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Discussion Starter #1
Came out of the store today and noticed a little coolant leak under the truck. Got down and checked to see a slow drip coming from what looked like behind the water pump pulley, dripping onto the harmonic balance, which was wet. I'd only lost a little fluid so I drove it home, drip slowed to nothing. I've been letting it cool off before opening it up. Any suggestions what I should look for before I get started?
 

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Discussion Starter #3
When I looked at it tonight I couldn't see any sign of a leak except the moistened balancer. Underneath I had drops on the skid plate (if that's what you call it on the 2-wheel drive) and moisture on the front of the oil pan behind the balancer, but I couldn't see anything higher up. No signs from the heater hoses or upper rad hose. Coolant level in the rad was high, looked like nothing was wrong. One challenge is that my motor is so grimy from the usual S10 oil seepage that it's hard to tell recent moisture from the oil.

I think I will run it awhile tomorrow morning and see if I can get it to leak. If not, drive it to work (About a mile). We will see if something blows.
 

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Boozebag
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I am pretty sure it is your water pump. There are usually 2 vent holes on the nose of the pump. One is on top, the other on the bottom.
Most of the time, coolant escapes through the bottom hole.
If the leak seems to have gone away, don't be fooled. It WILL return.
Try grabbing the fan and moving it up and down. If you have any play in the shaft (not the clutch part of the fan) you pump is junk.
This is not always a sure test either.
The shaft seal in the pump may be wasted too. This can lead to intermittent leaking.
I changed the pump on the Redneck truck 3 weeks ago... same exact symptoms.

Hope this helps...

Confucius say - leaky water pump tricky... :p:haha:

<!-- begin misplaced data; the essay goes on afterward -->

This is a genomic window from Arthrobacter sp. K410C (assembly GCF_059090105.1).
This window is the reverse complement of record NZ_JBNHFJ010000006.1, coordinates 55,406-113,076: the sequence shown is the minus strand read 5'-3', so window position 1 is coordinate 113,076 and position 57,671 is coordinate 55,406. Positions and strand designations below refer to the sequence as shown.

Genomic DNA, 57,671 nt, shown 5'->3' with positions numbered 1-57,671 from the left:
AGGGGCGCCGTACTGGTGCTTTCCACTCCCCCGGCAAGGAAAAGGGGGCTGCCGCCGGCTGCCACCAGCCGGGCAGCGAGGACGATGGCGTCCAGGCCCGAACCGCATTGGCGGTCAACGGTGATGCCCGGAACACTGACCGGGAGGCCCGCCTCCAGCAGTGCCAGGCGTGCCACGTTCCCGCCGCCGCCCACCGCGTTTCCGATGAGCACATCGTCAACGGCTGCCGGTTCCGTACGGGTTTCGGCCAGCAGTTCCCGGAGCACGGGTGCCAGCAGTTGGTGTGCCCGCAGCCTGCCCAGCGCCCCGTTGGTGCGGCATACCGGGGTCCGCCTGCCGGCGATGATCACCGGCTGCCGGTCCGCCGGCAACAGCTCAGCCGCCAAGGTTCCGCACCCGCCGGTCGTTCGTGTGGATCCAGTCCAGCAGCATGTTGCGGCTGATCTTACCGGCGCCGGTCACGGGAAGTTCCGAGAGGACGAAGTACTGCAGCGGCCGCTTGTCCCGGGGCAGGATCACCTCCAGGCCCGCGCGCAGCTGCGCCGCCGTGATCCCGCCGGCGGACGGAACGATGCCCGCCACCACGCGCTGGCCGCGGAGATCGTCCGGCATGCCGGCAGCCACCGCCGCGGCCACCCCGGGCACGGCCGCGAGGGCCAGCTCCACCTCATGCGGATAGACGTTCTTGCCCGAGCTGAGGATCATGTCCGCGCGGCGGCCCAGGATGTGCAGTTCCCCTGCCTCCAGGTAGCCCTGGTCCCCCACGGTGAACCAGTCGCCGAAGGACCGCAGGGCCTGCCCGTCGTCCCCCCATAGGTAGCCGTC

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Discussion Starter #6
Thought it might be something like this. I did turn the fan and the clutch was ok but didn't try pulling it up and down. I saw the vent hole from the bottom and it looked like it had been used at some point, but was dry.

Anything tricky to look for in replacing the water pump? I've been trying to use all junkyard parts but I suppose I'll get a new one for this--don't want to be doing it again too soon.
 

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Discussion Starter #8
Drove it 10 or so miles today, no leaking but I ordered a new water pump anyway. The fan does not wobble when pulled on. I bought a little pressure washer a few weeks ago for another project, maybe I can clean up the front of the engine a little while the fan is out of the way. Part of me doesn't want to know where exactly the oil leaks are coming from....
 

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Boozebag
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If you go to a hand operated car wash it will be a lot better than doing this in your yard. Any crap you wash off will be left for you to track around...

Suggestion:
I have seen a few car washes in Lafy.
Hose your engine with that purple power stuff and wash it off with the soap cycle. I usually go 2 rounds on a crap infested engine, then see what I missed and go for the second round. I switch to rinse and finish the job.
You will be surprised how well that works.
A new WP is around $35 IIRC. It is a Pretty simple job.
 

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Discussion Starter #11
Got home from picking up the water pump and had some leaking. Looked underneath and sure enough, Mad Max was right again. I could see a little coolant behind the harmonic balancer and looking up I could see it draining from the lower vent hole on the pump. Pics were hard to get.